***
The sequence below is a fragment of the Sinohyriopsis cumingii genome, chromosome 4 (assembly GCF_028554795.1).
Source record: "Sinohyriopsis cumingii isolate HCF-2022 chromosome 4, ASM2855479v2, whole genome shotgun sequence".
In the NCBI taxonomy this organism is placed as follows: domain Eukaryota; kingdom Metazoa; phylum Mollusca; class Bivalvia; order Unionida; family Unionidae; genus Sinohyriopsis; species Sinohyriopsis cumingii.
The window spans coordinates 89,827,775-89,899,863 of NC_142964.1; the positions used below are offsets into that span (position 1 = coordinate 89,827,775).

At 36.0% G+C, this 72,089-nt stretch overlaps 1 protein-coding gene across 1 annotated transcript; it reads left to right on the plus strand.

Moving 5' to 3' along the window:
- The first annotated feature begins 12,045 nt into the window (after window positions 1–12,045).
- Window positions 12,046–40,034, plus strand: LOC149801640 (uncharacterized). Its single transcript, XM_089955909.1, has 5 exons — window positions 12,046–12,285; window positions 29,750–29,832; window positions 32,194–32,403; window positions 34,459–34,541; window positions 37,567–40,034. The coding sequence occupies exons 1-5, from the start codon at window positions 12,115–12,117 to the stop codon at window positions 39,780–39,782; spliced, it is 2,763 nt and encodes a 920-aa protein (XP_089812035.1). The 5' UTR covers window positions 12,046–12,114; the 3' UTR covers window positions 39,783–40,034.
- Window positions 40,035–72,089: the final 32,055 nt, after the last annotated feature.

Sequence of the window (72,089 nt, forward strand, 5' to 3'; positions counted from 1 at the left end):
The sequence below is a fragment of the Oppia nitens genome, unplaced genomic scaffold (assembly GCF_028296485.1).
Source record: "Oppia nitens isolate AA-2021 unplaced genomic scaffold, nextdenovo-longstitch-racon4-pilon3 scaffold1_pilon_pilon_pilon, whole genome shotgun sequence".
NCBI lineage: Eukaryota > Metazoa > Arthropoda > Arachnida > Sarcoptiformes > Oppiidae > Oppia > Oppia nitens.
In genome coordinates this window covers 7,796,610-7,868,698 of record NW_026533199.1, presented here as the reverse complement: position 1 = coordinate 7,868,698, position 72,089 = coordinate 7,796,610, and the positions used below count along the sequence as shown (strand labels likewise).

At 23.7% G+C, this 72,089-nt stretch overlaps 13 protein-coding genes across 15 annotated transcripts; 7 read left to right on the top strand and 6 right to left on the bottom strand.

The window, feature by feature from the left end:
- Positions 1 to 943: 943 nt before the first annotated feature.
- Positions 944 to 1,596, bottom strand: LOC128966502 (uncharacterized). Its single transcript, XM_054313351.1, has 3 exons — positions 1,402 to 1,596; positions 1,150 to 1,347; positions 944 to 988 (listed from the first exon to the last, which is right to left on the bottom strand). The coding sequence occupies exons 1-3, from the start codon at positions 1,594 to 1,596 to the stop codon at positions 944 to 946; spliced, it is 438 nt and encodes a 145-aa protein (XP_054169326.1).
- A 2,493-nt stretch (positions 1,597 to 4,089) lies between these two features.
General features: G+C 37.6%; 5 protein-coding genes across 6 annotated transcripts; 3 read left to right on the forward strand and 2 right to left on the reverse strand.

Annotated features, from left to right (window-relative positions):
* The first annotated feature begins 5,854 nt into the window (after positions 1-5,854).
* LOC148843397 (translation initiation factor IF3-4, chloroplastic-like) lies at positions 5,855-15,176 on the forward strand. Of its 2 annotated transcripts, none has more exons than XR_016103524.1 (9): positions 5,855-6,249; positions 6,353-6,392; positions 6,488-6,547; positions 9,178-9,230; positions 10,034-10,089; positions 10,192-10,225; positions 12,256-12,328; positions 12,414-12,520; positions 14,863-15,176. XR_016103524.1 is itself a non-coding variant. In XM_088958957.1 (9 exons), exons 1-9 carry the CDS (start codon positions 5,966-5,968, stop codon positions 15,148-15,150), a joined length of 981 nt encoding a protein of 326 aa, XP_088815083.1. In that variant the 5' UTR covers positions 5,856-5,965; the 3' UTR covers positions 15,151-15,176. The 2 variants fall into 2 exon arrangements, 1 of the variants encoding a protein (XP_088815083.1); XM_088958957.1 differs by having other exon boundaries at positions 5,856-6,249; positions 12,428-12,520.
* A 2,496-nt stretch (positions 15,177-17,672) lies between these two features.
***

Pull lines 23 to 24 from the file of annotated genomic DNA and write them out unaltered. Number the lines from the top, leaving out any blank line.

* LOC148843397 (translation initiation factor IF3-4, chloroplastic-like) lies at positions 5,855-15,176 on the forward strand. Of its 2 annotated transcripts, none has more exons than XR_016103524.1 (9): positions 5,855-6,249; positions 6,353-6,392; positions 6,488-6,547; positions 9,178-9,230; positions 10,034-10,089; positions 10,192-10,225; positions 12,256-12,328; positions 12,414-12,520; positions 14,863-15,176. XR_016103524.1 is itself a non-coding variant. In XM_088958957.1 (9 exons), exons 1-9 carry the CDS (start codon positions 5,966-5,968, stop codon positions 15,148-15,150), a joined length of 981 nt encoding a protein of 326 aa, XP_088815083.1. In that variant the 5' UTR covers positions 5,856-5,965; the 3' UTR covers positions 15,151-15,176. The 2 variants fall into 2 exon arrangements, 1 of the variants encoding a protein (XP_088815083.1); XM_088958957.1 differs by having other exon boundaries at positions 5,856-6,249; positions 12,428-12,520.
* A 2,496-nt stretch (positions 15,177-17,672) lies between these two features.